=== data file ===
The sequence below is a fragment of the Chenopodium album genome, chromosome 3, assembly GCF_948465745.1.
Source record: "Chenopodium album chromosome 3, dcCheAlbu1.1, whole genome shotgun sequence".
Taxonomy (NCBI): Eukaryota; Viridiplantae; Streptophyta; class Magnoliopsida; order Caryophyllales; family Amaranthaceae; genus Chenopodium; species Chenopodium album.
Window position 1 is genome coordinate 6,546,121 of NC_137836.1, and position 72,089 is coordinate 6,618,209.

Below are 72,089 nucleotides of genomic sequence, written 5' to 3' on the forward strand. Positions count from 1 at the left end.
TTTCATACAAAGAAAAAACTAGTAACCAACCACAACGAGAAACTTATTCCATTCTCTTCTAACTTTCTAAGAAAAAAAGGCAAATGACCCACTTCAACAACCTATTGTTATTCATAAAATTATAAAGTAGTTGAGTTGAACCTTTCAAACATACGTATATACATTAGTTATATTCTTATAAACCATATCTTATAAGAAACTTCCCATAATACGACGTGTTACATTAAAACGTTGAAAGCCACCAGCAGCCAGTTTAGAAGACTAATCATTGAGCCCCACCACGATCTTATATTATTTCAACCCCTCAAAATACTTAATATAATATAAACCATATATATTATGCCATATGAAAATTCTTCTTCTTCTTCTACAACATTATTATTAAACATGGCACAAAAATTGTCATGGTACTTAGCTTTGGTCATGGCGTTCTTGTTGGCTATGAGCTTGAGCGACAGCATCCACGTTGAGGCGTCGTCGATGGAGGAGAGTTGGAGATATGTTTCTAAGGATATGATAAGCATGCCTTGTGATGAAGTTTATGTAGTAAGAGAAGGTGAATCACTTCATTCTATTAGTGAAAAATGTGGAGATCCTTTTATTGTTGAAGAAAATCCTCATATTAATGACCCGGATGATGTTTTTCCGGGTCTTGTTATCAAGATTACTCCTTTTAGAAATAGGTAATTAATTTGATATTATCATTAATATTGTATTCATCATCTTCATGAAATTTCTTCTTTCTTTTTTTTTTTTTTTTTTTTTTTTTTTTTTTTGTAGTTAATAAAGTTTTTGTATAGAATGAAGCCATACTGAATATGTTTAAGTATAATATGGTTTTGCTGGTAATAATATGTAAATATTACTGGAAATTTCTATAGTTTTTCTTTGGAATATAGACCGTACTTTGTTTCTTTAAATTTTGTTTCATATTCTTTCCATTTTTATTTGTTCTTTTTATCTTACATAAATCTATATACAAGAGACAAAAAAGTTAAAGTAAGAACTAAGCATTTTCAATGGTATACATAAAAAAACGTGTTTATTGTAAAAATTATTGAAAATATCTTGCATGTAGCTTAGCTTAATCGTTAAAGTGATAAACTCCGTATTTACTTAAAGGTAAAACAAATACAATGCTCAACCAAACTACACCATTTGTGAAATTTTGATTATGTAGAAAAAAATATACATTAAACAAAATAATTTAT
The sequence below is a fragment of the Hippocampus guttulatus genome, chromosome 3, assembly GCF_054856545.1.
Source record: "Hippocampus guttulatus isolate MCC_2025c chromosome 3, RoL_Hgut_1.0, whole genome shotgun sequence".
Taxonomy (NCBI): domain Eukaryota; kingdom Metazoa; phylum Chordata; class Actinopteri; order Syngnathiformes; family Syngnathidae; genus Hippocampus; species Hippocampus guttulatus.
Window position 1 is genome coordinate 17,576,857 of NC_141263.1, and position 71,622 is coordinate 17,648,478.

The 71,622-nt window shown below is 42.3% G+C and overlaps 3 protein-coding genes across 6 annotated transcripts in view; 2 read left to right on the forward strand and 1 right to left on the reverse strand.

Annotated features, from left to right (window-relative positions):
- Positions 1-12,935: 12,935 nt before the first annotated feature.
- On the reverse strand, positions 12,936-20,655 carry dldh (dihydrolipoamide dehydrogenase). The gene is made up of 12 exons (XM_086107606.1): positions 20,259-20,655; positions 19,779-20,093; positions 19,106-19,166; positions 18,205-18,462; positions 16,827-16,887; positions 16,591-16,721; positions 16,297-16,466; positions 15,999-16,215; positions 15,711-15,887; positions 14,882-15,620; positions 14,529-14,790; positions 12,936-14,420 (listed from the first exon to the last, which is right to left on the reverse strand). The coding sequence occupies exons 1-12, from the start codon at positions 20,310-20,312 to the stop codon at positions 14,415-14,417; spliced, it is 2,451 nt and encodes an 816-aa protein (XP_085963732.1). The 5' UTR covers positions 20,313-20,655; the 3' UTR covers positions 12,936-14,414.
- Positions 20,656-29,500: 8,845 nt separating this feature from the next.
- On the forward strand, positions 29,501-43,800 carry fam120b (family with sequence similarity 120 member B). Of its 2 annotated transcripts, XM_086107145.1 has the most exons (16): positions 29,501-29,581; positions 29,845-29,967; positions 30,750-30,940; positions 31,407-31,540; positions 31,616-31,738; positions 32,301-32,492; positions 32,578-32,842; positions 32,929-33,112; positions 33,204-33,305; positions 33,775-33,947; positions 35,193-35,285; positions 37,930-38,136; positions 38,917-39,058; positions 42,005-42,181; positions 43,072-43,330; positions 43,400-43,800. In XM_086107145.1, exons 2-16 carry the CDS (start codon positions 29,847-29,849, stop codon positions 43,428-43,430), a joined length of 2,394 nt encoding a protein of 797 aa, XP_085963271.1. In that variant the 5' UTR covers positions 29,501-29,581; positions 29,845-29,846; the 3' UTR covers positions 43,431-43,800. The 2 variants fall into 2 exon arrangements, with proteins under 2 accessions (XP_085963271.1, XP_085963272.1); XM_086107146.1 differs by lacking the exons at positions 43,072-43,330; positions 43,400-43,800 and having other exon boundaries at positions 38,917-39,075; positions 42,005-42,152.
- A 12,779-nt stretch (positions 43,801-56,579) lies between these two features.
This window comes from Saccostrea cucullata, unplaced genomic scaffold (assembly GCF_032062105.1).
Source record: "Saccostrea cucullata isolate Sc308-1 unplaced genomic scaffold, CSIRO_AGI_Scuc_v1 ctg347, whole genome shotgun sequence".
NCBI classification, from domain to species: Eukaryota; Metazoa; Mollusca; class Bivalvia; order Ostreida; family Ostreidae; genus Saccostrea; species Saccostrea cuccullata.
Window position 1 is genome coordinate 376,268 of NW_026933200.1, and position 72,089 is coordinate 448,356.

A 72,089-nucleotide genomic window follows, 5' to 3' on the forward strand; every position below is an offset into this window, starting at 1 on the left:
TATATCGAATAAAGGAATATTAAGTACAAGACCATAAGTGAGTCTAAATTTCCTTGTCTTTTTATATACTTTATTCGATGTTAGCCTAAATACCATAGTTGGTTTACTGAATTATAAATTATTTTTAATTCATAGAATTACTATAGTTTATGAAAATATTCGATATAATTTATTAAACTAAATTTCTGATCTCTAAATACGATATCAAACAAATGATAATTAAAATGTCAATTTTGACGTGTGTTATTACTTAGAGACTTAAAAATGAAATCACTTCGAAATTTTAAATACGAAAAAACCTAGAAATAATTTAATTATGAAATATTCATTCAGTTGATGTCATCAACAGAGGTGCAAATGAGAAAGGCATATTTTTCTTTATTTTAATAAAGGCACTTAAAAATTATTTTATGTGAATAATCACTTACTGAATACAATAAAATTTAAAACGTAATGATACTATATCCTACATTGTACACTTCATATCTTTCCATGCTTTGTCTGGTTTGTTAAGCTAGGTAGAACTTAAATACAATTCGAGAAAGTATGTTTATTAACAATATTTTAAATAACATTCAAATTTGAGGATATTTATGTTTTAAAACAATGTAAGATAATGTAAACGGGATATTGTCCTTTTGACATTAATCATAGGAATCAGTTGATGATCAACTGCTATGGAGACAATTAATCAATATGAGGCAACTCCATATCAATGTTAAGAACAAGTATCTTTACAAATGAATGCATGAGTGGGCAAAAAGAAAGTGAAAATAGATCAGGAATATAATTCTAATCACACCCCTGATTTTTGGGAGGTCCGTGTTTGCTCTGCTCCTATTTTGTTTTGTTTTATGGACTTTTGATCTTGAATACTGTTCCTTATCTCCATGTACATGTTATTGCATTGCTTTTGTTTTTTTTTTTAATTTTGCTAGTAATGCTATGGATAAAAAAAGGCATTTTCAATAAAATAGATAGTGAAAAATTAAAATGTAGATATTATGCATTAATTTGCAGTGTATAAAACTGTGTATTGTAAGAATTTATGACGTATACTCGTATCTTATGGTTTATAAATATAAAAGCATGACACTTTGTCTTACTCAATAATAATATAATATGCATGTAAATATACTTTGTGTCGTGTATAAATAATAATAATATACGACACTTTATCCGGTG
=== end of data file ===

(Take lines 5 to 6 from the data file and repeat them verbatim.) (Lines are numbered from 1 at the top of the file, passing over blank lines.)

Below are 72,089 nucleotides of genomic sequence, written 5' to 3' on the forward strand. Positions count from 1 at the left end.
TTTCATACAAAGAAAAAACTAGTAACCAACCACAACGAGAAACTTATTCCATTCTCTTCTAACTTTCTAAGAAAAAAAGGCAAATGACCCACTTCAACAACCTATTGTTATTCATAAAATTATAAAGTAGTTGAGTTGAACCTTTCAAACATACGTATATACATTAGTTATATTCTTATAAACCATATCTTATAAGAAACTTCCCATAATACGACGTGTTACATTAAAACGTTGAAAGCCACCAGCAGCCAGTTTAGAAGACTAATCATTGAGCCCCACCACGATCTTATATTATTTCAACCCCTCAAAATACTTAATATAATATAAACCATATATATTATGCCATATGAAAATTCTTCTTCTTCTTCTACAACATTATTATTAAACATGGCACAAAAATTGTCATGGTACTTAGCTTTGGTCATGGCGTTCTTGTTGGCTATGAGCTTGAGCGACAGCATCCACGTTGAGGCGTCGTCGATGGAGGAGAGTTGGAGATATGTTTCTAAGGATATGATAAGCATGCCTTGTGATGAAGTTTATGTAGTAAGAGAAGGTGAATCACTTCATTCTATTAGTGAAAAATGTGGAGATCCTTTTATTGTTGAAGAAAATCCTCATATTAATGACCCGGATGATGTTTTTCCGGGTCTTGTTATCAAGATTACTCCTTTTAGAAATAGGTAATTAATTTGATATTATCATTAATATTGTATTCATCATCTTCATGAAATTTCTTCTTTCTTTTTTTTTTTTTTTTTTTTTTTTTTTTTTTTGTAGTTAATAAAGTTTTTGTATAGAATGAAGCCATACTGAATATGTTTAAGTATAATATGGTTTTGCTGGTAATAATATGTAAATATTACTGGAAATTTCTATAGTTTTTCTTTGGAATATAGACCGTACTTTGTTTCTTTAAATTTTGTTTCATATTCTTTCCATTTTTATTTGTTCTTTTTATCTTACATAAATCTATATACAAGAGACAAAAAAGTTAAAGTAAGAACTAAGCATTTTCAATGGTATACATAAAAAAACGTGTTTATTGTAAAAATTATTGAAAATATCTTGCATGTAGCTTAGCTTAATCGTTAAAGTGATAAACTCCGTATTTACTTAAAGGTAAAACAAATACAATGCTCAACCAAACTACACCATTTGTGAAATTTTGATTATGTAGAAAAAAATATACATTAAACAAAATAATTTAT